Ever since the collapse of the housing bubble in 2007–2008 that gave us the Great Recession, there has been a large doom and gloom crowd anxious to tell us another crash is on the way. Most insist this one will be even worse than the last one. They are wrong.
Both the housing bubble in the last decade and the stock bubble in the 1990s were easy to see. It was also easy to see that their collapse would throw the economy into a recession since both bubbles were driving the economy. We are in a very different place today.
The stock market is high. By any measure, price-to-earnings ratios are far above historic averages, but they are nowhere near as out of line as they were in the 1990s bubble.
The current value of the market is roughly 24 times after-tax corporate profits, based on the first quarter’s data. This compares to the historic average ratio of 15-to-1. But at the peak of the bubble in 2000, the ratio was over 30-to-1.
Furthermore, the higher than normal price-to-earnings ratio can very well be justified by unusually low real interest rates. The interest rate on the 10-year Treasury bond is flirting with 3.0 percent. With a 2.0 percent inflation rate, that translates into a real interest rate of just 1.0 percent.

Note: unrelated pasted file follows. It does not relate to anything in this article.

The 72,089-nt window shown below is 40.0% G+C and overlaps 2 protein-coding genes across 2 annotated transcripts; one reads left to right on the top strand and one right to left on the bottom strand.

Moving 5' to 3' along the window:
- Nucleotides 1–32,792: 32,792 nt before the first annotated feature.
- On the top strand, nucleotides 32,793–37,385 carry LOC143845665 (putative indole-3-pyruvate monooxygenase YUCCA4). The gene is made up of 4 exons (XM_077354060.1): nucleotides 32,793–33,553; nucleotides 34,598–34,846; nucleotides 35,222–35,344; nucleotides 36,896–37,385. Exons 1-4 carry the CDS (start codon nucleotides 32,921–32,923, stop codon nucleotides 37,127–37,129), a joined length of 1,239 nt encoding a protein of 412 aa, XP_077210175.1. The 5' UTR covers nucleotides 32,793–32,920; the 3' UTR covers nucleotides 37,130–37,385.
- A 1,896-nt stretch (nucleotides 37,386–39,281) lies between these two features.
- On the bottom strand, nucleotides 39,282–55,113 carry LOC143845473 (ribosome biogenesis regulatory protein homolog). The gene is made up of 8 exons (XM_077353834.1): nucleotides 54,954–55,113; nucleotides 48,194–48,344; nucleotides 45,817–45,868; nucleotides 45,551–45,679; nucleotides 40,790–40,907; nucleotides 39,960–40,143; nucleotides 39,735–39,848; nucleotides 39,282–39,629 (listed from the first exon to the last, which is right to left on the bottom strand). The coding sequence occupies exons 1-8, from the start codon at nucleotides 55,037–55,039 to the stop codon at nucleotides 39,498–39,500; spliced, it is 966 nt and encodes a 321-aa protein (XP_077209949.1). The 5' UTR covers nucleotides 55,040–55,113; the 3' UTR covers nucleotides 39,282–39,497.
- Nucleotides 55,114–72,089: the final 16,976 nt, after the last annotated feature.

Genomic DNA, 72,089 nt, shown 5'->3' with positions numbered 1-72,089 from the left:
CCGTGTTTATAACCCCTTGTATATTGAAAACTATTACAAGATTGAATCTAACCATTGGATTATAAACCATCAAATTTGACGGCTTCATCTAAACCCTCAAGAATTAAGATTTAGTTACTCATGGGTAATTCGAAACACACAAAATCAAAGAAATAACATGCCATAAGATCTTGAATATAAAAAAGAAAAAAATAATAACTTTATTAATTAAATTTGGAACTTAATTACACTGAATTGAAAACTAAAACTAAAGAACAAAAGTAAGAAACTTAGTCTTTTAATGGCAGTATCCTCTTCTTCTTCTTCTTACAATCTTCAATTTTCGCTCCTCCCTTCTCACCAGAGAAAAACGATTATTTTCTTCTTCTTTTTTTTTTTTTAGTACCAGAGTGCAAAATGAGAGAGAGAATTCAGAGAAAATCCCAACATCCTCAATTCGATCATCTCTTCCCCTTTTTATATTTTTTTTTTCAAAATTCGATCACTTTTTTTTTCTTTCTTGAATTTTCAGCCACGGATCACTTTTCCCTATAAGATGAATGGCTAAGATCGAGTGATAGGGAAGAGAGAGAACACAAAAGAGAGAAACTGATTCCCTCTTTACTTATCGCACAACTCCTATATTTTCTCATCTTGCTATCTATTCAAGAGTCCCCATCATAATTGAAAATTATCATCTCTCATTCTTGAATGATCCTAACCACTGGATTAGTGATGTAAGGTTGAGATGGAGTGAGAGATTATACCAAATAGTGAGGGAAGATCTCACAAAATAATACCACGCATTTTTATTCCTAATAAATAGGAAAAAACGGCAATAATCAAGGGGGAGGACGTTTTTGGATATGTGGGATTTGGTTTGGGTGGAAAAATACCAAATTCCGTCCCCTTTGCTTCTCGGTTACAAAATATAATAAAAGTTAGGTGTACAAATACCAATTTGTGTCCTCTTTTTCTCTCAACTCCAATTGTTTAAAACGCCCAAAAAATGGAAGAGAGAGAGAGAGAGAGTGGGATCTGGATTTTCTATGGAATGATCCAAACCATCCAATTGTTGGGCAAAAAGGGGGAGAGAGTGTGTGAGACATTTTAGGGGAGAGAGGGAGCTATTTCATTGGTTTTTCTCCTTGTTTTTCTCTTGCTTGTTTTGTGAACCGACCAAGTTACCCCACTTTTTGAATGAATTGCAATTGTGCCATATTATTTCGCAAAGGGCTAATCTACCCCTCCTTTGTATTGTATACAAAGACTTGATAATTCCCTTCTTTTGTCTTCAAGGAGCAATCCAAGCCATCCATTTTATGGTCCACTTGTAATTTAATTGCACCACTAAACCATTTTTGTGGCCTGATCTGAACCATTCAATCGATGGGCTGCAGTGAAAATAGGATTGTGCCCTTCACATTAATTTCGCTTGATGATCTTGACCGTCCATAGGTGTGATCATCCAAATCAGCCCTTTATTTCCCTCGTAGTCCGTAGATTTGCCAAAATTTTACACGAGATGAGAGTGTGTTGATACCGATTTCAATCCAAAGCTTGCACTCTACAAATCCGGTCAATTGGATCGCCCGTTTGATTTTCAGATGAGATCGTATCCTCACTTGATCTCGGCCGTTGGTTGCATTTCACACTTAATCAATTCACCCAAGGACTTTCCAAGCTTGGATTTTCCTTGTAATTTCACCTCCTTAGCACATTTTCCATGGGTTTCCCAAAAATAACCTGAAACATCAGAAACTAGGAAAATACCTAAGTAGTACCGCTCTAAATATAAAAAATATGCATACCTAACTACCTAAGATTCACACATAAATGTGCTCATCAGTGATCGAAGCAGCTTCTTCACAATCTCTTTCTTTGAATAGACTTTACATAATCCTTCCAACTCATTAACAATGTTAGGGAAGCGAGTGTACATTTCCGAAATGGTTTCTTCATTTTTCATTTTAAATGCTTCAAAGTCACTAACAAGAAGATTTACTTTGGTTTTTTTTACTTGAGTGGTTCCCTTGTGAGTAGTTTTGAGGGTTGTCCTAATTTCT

By contrast, when the stock market was soaring in the late 1990s, the yield on 10-year bonds was generally over 5.0 percent. Given an inflation rate also near 2.0 percent, this translated into a real interest rate of 3.0 percent. That made bonds a much better alternative in the 1990s bubble than at present.
It is true that profits are unusually high as a share of national income. This reflects a big increase in the profit share in the weak labor market following the Great …read more